Andre Hajdu, one of the greatest and most groundbreaking composers in Israeli history, a recipient of the Israel Prize, was not popular with everyone…
Silence filled the hall as the piece known as Ludus Paschalis, written by the composer and future recipient of the Israel Prize, Andre Hajdu, reached its climax. Suddenly, a single, brave voice uttered the words, “Mr. President, forgive us”. They were meant for Mr. Zalman Shazar, the President of the State of Israel, who had sponsored the special concert held at the Hebrew University in January, 1971. It was merely the second time the piece had been performed in front of an audience, following the concert premiere which was held in Tel Aviv the previous evening.
The festive concert was part of the Jerusalem Testimonium Festival, a special event being held for the second time, for which a number of pieces, dedicated to Jewish and biblical themses, had been specially composed. That year, the participating composers were asked by the concert’s organizer, Recha Freier, to create pieces relating to the Middle Ages. Who could be better-suited for such a task than Andre Hajdu? Though Hajdu, one of the most highly-regarded ethnomusicologists in Israeli history, was not a fan of mixing biographical and musical elements – we will use this opportunity to take a closer look at the extraordinary life of this fascinating figure.
Andre Hajdu was born in 1932 to a Jewish family in Budapest. He survived the Holocaust and later studied music under the greatest Hungarian musicians of his day, including Béla Bartók and Zoltán Kodály, who were composers as well as ethnomusicologists. Following in their footsteps, Hajdu began studying ethnomusicology and folklore. He spent much time with the local Romani people (previously known as Gypsies), learning their language and studying their musical culture.
Hajdu later moved to Paris following the 1956 Hungarian Uprising, yet he did not find his place there and struggled to make a living. He later spent time in Tunisia, where he “rediscovered” his own Judaism amidst the unique Jewish community of Djerba. Upon his return to France, he began studying Gemara and observing mitzvot. What followed was only natural: With the encouragement of Dr. Israel Adler, founder of the National Sound Archives and the Jewish Music Research Centre, Hajdu made Aliyah and turned his attention to the study of another type of folk music – Hassidic music and the traditional melodies sung in the Beit Midrash.
Considering all this, when Hajdu was asked to compose a piece for the Testimonium, it was only natural that he created a piece of musical theatre dealing with the relationship between Jews and Christians, with the scourge of antisemitism and its place in the world – this was was the infamous Ludus Paschalis. The piece depicts a group of Christian children murdering their friend who poses as a Jew as part of a game.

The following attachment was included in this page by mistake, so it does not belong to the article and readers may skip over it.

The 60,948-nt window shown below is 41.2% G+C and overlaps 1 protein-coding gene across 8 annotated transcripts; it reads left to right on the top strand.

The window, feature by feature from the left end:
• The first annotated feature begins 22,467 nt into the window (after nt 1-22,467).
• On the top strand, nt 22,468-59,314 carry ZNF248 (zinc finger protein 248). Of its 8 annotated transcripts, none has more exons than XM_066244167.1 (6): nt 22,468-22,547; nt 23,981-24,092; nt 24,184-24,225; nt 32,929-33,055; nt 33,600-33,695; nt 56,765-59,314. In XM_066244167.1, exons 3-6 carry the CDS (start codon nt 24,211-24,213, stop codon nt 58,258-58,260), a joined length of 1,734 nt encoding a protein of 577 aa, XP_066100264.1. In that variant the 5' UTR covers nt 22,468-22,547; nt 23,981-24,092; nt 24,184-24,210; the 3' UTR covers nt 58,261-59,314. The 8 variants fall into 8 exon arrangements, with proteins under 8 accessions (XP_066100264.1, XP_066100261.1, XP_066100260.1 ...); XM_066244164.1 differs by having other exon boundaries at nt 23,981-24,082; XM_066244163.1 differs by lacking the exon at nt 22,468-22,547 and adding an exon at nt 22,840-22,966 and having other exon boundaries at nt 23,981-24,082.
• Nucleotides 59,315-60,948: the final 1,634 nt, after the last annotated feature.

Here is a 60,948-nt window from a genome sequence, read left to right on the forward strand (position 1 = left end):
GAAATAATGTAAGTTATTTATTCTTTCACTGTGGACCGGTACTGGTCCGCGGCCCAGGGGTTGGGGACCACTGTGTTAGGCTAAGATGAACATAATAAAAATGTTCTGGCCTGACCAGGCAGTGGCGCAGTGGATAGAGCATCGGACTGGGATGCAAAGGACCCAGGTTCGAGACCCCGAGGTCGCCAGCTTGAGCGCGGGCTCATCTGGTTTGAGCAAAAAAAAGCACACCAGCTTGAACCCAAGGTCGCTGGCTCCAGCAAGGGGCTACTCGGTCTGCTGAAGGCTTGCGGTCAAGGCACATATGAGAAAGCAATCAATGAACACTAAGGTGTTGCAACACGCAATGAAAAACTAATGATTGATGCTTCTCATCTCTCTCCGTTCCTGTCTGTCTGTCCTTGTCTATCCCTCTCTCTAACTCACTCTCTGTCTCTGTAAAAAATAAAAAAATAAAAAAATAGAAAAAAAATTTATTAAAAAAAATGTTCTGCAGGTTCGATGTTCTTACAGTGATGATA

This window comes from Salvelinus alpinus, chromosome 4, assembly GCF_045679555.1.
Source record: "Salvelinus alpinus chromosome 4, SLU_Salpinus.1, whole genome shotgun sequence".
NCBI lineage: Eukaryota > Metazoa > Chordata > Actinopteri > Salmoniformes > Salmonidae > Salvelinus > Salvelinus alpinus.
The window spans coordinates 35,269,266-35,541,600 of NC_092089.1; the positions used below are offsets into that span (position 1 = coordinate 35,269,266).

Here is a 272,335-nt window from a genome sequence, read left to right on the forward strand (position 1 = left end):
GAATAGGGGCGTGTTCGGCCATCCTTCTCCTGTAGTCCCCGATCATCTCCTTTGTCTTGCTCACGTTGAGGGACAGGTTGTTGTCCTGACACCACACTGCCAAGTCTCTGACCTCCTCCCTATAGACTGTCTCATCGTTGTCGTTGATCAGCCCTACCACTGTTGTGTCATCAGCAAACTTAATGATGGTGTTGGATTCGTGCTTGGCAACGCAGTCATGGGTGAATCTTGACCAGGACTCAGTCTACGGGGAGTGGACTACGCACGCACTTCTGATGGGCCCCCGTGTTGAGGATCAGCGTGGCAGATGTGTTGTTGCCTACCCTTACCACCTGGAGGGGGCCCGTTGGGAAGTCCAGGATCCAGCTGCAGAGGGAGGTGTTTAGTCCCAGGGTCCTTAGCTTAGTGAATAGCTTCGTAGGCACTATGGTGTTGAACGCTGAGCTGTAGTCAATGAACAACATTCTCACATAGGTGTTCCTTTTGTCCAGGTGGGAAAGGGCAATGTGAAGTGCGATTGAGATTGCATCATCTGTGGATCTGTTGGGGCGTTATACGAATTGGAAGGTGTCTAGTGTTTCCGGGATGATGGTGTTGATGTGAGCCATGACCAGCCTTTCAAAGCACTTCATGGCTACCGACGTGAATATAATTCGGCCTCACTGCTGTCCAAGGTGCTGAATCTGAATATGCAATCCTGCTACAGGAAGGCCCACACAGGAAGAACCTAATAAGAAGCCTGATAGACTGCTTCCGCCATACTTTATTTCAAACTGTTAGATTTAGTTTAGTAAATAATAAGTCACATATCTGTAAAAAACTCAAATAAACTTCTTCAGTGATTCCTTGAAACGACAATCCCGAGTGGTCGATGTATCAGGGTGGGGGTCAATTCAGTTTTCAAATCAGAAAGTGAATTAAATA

The Hebrew words – “Mr. President, forgive us”, can be heard at the beginning of this recording from the performance:
In an interview he gave a few years later, Hajdu said the piece was “intentionally provocative”: “It was a sort of psychoanalysis of Christianity… (antisemitism) will be gone from the world only when the world itself is gone.” The entire piece, as recorded on that fateful night, can be heard here.
President Shazar was upset; the Jewish characters in the musical did not react to the murder which took place on the steps of the Beit Midrash, and this passivity was not to his liking. He left the event and did not attend the celebratory reception held in his honor after the performance ended. Sometime later, a meeting was arranged in an attempt to settle matters between the composer and the President. The meeting was not very successful, but over time, raw emotions were calmed. During the 1990s, the controversial composition was even played on Israeli public radio. Hajdu himself continued developing his career as a researcher, lecturer and composer, writing music to accompany various Mishnayot (verses of Jewish biblical commentary), composing sections of the Book of Ecclesiastes and more.
Hajdu’s unique personality and teaching methods encouraged improvisation and attracted the attention of students who wished to study with him. Well-known Israeli composers and artists admired the composer who passed away in 2016, including Gil Shohat, Yoni Rechter, Yonatan and Aharon Razel, among many others.